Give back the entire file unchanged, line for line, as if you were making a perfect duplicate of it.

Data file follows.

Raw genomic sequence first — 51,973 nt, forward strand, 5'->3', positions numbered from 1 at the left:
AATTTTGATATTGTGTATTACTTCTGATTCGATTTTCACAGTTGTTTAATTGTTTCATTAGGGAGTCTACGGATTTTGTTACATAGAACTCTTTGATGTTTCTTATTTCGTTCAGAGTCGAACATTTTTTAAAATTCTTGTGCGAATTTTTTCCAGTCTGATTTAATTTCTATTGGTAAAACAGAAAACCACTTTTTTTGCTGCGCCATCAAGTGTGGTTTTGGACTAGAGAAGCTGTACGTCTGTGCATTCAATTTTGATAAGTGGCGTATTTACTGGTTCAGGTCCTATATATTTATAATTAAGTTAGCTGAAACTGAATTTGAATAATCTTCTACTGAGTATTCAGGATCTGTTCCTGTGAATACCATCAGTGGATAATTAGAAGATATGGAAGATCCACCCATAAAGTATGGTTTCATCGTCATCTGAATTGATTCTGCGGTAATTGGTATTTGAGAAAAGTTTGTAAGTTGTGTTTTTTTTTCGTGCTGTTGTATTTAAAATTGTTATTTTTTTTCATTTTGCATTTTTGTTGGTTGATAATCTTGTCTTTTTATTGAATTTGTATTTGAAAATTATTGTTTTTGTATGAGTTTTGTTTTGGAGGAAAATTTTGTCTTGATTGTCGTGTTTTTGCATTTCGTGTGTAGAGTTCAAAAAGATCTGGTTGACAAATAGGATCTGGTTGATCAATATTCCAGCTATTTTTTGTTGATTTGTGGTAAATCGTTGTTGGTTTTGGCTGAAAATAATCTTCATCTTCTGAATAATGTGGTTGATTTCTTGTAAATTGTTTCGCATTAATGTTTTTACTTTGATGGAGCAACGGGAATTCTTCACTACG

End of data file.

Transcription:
Raw genomic sequence first — 51,973 nt, forward strand, 5'->3', positions numbered from 1 at the left:
AATTTTGATATTGTGTATTACTTCTGATTCGATTTTCACAGTTGTTTAATTGTTTCATTAGGGAGTCTACGGATTTTGTTACATAGAACTCTTTGATGTTTCTTATTTCGTTCAGAGTCGAACATTTTTTAAAATTCTTGTGCGAATTTTTTCCAGTCTGATTTAATTTCTATTGGTAAAACAGAAAACCACTTTTTTTGCTGCGCCATCAAGTGTGGTTTTGGACTAGAGAAGCTGTACGTCTGTGCATTCAATTTTGATAAGTGGCGTATTTACTGGTTCAGGTCCTATATATTTATAATTAAGTTAGCTGAAACTGAATTTGAATAATCTTCTACTGAGTATTCAGGATCTGTTCCTGTGAATACCATCAGTGGATAATTAGAAGATATGGAAGATCCACCCATAAAGTATGGTTTCATCGTCATCTGAATTGATTCTGCGGTAATTGGTATTTGAGAAAAGTTTGTAAGTTGTGTTTTTTTTTCGTGCTGTTGTATTTAAAATTGTTATTTTTTTTCATTTTGCATTTTTGTTGGTTGATAATCTTGTCTTTTTATTGAATTTGTATTTGAAAATTATTGTTTTTGTATGAGTTTTGTTTTGGAGGAAAATTTTGTCTTGATTGTCGTGTTTTTGCATTTCGTGTGTAGAGTTCAAAAAGATCTGGTTGACAAATAGGATCTGGTTGATCAATATTCCAGCTATTTTTTGTTGATTTGTGGTAAATCGTTGTTGGTTTTGGCTGAAAATAATCTTCATCTTCTGAATAATGTGGTTGATTTCTTGTAAATTGTTTCGCATTAATGTTTTTACTTTGATGGAGCAACGGGAATTCTTCACTACG